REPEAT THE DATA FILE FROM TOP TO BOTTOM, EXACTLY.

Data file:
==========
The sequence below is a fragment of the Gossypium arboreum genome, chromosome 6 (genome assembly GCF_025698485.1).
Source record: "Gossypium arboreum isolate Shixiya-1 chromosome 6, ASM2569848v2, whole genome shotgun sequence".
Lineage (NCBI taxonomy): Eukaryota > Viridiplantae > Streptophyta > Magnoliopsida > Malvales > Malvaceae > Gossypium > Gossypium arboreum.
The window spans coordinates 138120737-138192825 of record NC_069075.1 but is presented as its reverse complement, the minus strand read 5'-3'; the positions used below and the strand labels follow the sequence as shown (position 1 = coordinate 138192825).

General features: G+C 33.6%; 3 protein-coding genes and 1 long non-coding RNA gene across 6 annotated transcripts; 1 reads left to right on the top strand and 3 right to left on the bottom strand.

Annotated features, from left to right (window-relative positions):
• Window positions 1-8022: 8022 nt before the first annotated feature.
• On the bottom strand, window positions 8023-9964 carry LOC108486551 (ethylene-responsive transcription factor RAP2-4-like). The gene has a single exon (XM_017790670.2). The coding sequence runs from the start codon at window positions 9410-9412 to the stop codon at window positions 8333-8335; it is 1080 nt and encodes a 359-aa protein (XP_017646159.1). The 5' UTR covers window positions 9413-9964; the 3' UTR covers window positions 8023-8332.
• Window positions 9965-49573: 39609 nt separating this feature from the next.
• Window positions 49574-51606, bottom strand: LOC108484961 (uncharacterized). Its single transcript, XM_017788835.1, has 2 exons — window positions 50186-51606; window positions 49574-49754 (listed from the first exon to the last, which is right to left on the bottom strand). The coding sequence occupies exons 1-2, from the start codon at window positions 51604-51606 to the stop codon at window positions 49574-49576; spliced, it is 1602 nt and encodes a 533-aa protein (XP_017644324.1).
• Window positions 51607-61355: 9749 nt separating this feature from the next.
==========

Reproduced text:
The sequence below is a fragment of the Gossypium arboreum genome, chromosome 6 (genome assembly GCF_025698485.1).
Source record: "Gossypium arboreum isolate Shixiya-1 chromosome 6, ASM2569848v2, whole genome shotgun sequence".
Lineage (NCBI taxonomy): Eukaryota > Viridiplantae > Streptophyta > Magnoliopsida > Malvales > Malvaceae > Gossypium > Gossypium arboreum.
The window spans coordinates 138120737-138192825 of record NC_069075.1 but is presented as its reverse complement, the minus strand read 5'-3'; the positions used below and the strand labels follow the sequence as shown (position 1 = coordinate 138192825).

General features: G+C 33.6%; 3 protein-coding genes and 1 long non-coding RNA gene across 6 annotated transcripts; 1 reads left to right on the top strand and 3 right to left on the bottom strand.

Annotated features, from left to right (window-relative positions):
• Window positions 1-8022: 8022 nt before the first annotated feature.
• On the bottom strand, window positions 8023-9964 carry LOC108486551 (ethylene-responsive transcription factor RAP2-4-like). The gene has a single exon (XM_017790670.2). The coding sequence runs from the start codon at window positions 9410-9412 to the stop codon at window positions 8333-8335; it is 1080 nt and encodes a 359-aa protein (XP_017646159.1). The 5' UTR covers window positions 9413-9964; the 3' UTR covers window positions 8023-8332.
• Window positions 9965-49573: 39609 nt separating this feature from the next.
• Window positions 49574-51606, bottom strand: LOC108484961 (uncharacterized). Its single transcript, XM_017788835.1, has 2 exons — window positions 50186-51606; window positions 49574-49754 (listed from the first exon to the last, which is right to left on the bottom strand). The coding sequence occupies exons 1-2, from the start codon at window positions 51604-51606 to the stop codon at window positions 49574-49576; spliced, it is 1602 nt and encodes a 533-aa protein (XP_017644324.1).
• Window positions 51607-61355: 9749 nt separating this feature from the next.